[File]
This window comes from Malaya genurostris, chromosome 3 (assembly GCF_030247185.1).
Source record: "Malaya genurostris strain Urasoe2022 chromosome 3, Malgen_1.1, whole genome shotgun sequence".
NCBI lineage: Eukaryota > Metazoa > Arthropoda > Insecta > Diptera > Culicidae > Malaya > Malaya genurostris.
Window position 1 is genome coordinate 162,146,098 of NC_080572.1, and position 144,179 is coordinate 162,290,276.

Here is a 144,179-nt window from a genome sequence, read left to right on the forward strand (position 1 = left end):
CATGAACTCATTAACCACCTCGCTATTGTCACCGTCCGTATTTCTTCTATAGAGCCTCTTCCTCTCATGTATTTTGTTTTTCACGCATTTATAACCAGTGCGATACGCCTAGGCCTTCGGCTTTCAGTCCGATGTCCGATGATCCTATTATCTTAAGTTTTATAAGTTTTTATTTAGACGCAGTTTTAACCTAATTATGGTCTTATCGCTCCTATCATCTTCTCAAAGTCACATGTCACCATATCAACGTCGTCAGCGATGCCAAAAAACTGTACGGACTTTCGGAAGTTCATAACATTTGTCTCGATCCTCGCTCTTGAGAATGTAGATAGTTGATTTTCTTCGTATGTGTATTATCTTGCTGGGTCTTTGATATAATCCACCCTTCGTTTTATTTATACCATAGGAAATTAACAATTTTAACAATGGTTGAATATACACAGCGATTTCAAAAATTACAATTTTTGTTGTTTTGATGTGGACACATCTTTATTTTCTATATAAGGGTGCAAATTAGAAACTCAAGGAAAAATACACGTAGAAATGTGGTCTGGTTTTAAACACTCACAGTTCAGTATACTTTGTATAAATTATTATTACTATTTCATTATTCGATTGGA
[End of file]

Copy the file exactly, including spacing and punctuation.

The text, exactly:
This window comes from Malaya genurostris, chromosome 3 (assembly GCF_030247185.1).
Source record: "Malaya genurostris strain Urasoe2022 chromosome 3, Malgen_1.1, whole genome shotgun sequence".
NCBI lineage: Eukaryota > Metazoa > Arthropoda > Insecta > Diptera > Culicidae > Malaya > Malaya genurostris.
Window position 1 is genome coordinate 162,146,098 of NC_080572.1, and position 144,179 is coordinate 162,290,276.

Here is a 144,179-nt window from a genome sequence, read left to right on the forward strand (position 1 = left end):
CATGAACTCATTAACCACCTCGCTATTGTCACCGTCCGTATTTCTTCTATAGAGCCTCTTCCTCTCATGTATTTTGTTTTTCACGCATTTATAACCAGTGCGATACGCCTAGGCCTTCGGCTTTCAGTCCGATGTCCGATGATCCTATTATCTTAAGTTTTATAAGTTTTTATTTAGACGCAGTTTTAACCTAATTATGGTCTTATCGCTCCTATCATCTTCTCAAAGTCACATGTCACCATATCAACGTCGTCAGCGATGCCAAAAAACTGTACGGACTTTCGGAAGTTCATAACATTTGTCTCGATCCTCGCTCTTGAGAATGTAGATAGTTGATTTTCTTCGTATGTGTATTATCTTGCTGGGTCTTTGATATAATCCACCCTTCGTTTTATTTATACCATAGGAAATTAACAATTTTAACAATGGTTGAATATACACAGCGATTTCAAAAATTACAATTTTTGTTGTTTTGATGTGGACACATCTTTATTTTCTATATAAGGGTGCAAATTAGAAACTCAAGGAAAAATACACGTAGAAATGTGGTCTGGTTTTAAACACTCACAGTTCAGTATACTTTGTATAAATTATTATTACTATTTCATTATTCGATTGGA